‘Poco’s Udon World’ is Lovingly Made with Older Anime Fans in Mind
People watch anime for as many reasons as they play video games. For me, it’s always been a way to temporarily escape from real-life hardship, frustration, negative thoughts, and so on. More fantastical shows like One Piece, YuYu Hakusho, and Magi draw me in because the protagonists are able to go on thrilling adventures and see wondrous new places with their friends in much more interesting worlds than our own. Even silly Slice of Life comedies like 2017’s Blend-S have genuine appeal because of how carefree and lighthearted they are. When I stumbled upon Poco’s Udon World, I was expecting another mindlessly fun anime in the same vein.
Boy, did I get a reality check.
Little Bundle of Joy
Poco’s Udon World is a full-fledged journey of self-reflection. It opens on a somber note with 30 year-old Souta Tawara returning to his hometown of Kagawa Prefecture following his father’s passing. Souta hasn’t been back ever since he struck out on his own to make it in Tokyo 10 years prior. It’s rare to see an anime focus on a much older, more established protagonist, and it’s a welcome change of pace. The wistful nature with which Souta sees his childhood town is both a breath of fresh air and incredibly relatable.
It’s not much later that we’re introduced to the show’s namesake, Poco. Seemingly homeless and without a guardian, it doesn’t take long for the adorable Poco to wiggle his way into Souta’s naturally gentle heart. It’s soon revealed that Poco is actually one of the fabled tanuki that inhabit the region, and as a result can take the form of humans whenever he likes. Despite the initial shock and bewilderment, however, Souta decides to take him in temporarily until he has to return to Tokyo for work.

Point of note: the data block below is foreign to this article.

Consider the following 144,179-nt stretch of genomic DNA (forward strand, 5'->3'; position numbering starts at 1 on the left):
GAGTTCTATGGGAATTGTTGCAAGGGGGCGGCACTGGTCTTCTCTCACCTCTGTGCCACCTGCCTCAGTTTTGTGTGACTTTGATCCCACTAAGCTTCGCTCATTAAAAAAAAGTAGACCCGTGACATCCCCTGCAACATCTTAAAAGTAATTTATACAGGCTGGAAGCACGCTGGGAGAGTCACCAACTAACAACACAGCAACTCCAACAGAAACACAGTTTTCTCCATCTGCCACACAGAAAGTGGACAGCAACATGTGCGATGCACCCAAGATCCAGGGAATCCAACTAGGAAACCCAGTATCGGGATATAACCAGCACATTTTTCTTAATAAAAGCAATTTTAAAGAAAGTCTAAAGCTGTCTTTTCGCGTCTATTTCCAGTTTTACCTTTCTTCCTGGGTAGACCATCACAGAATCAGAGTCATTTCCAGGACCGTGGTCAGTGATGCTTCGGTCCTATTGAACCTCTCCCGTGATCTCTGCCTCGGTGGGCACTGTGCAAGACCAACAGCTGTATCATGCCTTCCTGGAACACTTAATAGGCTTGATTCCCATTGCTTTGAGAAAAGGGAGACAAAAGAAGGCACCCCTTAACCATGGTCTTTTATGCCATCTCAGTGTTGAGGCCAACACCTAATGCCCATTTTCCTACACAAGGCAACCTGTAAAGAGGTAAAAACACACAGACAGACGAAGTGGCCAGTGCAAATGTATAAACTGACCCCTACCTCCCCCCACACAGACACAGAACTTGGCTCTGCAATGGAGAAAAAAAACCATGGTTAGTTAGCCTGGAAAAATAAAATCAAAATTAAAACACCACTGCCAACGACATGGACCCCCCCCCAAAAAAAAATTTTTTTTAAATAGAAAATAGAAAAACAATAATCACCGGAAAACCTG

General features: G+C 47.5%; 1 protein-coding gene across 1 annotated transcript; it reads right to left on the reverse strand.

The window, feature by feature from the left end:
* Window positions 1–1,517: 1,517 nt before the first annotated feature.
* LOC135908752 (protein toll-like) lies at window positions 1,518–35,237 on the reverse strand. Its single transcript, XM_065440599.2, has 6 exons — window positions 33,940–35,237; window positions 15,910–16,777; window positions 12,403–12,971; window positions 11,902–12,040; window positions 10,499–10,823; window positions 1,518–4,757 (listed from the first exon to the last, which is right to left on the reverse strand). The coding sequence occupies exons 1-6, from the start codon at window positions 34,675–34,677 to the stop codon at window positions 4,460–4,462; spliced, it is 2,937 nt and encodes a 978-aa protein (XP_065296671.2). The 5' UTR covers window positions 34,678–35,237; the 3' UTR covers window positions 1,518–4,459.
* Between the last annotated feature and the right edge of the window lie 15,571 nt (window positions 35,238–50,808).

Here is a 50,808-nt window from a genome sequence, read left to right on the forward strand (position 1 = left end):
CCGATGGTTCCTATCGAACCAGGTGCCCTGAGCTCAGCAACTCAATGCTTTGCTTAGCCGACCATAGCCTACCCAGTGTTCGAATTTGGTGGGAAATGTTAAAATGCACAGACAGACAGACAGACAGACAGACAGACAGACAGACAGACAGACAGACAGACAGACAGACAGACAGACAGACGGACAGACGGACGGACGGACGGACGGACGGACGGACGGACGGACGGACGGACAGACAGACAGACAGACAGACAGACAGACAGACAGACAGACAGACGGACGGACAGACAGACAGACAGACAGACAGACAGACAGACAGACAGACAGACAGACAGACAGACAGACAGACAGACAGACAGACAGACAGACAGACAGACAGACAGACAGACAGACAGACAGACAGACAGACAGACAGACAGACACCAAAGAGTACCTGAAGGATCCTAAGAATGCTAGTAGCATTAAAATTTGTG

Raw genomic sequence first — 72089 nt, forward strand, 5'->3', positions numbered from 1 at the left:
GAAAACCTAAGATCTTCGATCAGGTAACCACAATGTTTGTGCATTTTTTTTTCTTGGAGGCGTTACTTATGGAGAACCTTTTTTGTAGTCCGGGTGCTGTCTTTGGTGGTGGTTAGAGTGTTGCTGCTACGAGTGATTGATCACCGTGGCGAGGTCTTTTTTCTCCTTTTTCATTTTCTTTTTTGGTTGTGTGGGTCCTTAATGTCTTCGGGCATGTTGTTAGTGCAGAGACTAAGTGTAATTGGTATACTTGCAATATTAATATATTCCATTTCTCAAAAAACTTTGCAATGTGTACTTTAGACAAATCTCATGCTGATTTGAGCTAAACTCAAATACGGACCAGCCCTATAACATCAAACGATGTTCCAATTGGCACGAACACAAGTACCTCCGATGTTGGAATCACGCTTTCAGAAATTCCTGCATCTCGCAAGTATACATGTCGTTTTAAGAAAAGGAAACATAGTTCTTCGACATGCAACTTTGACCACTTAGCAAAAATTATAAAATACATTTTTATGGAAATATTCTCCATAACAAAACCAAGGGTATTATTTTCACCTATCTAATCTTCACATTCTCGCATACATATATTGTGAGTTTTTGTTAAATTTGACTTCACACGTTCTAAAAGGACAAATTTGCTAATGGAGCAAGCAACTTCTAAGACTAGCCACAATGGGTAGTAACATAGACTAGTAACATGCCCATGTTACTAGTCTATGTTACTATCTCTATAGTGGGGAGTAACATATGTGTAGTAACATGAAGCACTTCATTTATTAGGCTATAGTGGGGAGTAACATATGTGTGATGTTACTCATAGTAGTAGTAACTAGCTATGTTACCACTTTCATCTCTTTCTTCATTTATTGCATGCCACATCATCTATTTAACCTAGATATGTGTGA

Poco is central to the plot throughout, but his being a tanuki doesn’t feel absolutely necessary until the very last couple of episodes; it’s more so the responsibility of caring for a young child that makes Poco so invaluable to the growth of multiple cast members. The show leans on the adorableness of Poco in his half-tanuki form (little ears and all) to draw viewers in before quickly subverting their happy-go-lucky expectations—and it works.
On a macro level, Poco’s Udon World is about Souta coming to terms with his decision to leave his family and friends behind to make a life for himself despite his family’s wishes for him to take over his father’s udon shop. On a micro level, it’s all about the complexities of growing up and finding meaning in our lives. How are we influenced by our parents, and why is there a constant need to prove ourselves and make them feel proud of us? What’s the line between “family first” and being held hostage by the expectations they put upon you? And just how much does the wisdom only gained with age shed light on the perspectives you once despised them for having?
The answers to these questions reveal themselves gently and naturally. The stresses that come with looking after Poco constantly reminds Souta of how much he put his parents through growing up. Similarly, Souta’s sister Rin refused to give her parents grandchildren when they were alive because of deep-rooted self-doubt around being able to raise a child well. Her experiences with Poco gradually begin to soften that stance.
Realistic Yet Comforting
What’s even more impressive than the immense character growth throughout the season is how realistically the show portrays how life pans out. Souta runs into a high school crush when he first gets back and is absolutely stunned by how pretty yet familiar she looks after all these years. But as he moved forward with his life and career, she settled down and is now happily married with a couple kids. There’s no typical “happily ever after” scenario here; for as fantastical as Poco’s Udon World is at times, its depiction of adult life is nothing but genuine.
It’s common for anime to evoke feelings of suspense, tension, comfort, and even infatuation. But Poco’s Udon World manages to convey something a bit more complex that’ll vary depending on your own life experiences. For this writer, it served as a reminder of just how fleeting life is, and how certain conflicts when young don’t need to completely color relationships years later. It handles the emotional intricacies of lingering resentment between family members in a way that inspires you without preaching to you. Poco may be adorable, and LIDENFILMS’ soft yet vibrant art direction may be soothing, but this show is easily recommendable for completely different reasons. Don’t sleep on this one.
You can watch Poco’s Udon World on Crunchyroll here.